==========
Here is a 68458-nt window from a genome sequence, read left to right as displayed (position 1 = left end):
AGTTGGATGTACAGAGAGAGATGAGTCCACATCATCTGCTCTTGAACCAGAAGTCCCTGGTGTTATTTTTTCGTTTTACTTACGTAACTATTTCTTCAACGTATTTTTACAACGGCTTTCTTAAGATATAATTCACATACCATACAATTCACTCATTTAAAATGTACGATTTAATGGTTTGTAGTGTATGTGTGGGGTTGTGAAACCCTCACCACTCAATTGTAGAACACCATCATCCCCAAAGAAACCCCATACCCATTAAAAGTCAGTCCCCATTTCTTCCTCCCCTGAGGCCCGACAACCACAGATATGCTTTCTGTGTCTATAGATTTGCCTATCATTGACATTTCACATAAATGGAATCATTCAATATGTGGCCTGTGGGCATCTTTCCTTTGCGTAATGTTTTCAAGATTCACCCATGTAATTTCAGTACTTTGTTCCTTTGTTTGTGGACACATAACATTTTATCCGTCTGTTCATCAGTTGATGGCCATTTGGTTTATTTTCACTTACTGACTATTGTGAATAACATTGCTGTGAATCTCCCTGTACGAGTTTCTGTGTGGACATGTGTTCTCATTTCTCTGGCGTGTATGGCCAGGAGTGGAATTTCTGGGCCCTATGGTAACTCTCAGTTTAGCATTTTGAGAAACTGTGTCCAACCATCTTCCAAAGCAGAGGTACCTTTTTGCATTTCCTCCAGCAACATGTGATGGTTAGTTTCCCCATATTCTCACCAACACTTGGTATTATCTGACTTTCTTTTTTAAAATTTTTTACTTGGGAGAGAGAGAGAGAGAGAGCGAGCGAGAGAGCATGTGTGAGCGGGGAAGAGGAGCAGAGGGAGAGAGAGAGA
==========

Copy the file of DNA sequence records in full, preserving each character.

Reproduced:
Here is a 68458-nt window from a genome sequence, read left to right as displayed (position 1 = left end):
AGTTGGATGTACAGAGAGAGATGAGTCCACATCATCTGCTCTTGAACCAGAAGTCCCTGGTGTTATTTTTTCGTTTTACTTACGTAACTATTTCTTCAACGTATTTTTACAACGGCTTTCTTAAGATATAATTCACATACCATACAATTCACTCATTTAAAATGTACGATTTAATGGTTTGTAGTGTATGTGTGGGGTTGTGAAACCCTCACCACTCAATTGTAGAACACCATCATCCCCAAAGAAACCCCATACCCATTAAAAGTCAGTCCCCATTTCTTCCTCCCCTGAGGCCCGACAACCACAGATATGCTTTCTGTGTCTATAGATTTGCCTATCATTGACATTTCACATAAATGGAATCATTCAATATGTGGCCTGTGGGCATCTTTCCTTTGCGTAATGTTTTCAAGATTCACCCATGTAATTTCAGTACTTTGTTCCTTTGTTTGTGGACACATAACATTTTATCCGTCTGTTCATCAGTTGATGGCCATTTGGTTTATTTTCACTTACTGACTATTGTGAATAACATTGCTGTGAATCTCCCTGTACGAGTTTCTGTGTGGACATGTGTTCTCATTTCTCTGGCGTGTATGGCCAGGAGTGGAATTTCTGGGCCCTATGGTAACTCTCAGTTTAGCATTTTGAGAAACTGTGTCCAACCATCTTCCAAAGCAGAGGTACCTTTTTGCATTTCCTCCAGCAACATGTGATGGTTAGTTTCCCCATATTCTCACCAACACTTGGTATTATCTGACTTTCTTTTTTAAAATTTTTTACTTGGGAGAGAGAGAGAGAGAGAGCGAGCGAGAGAGCATGTGTGAGCGGGGAAGAGGAGCAGAGGGAGAGAGAGAGA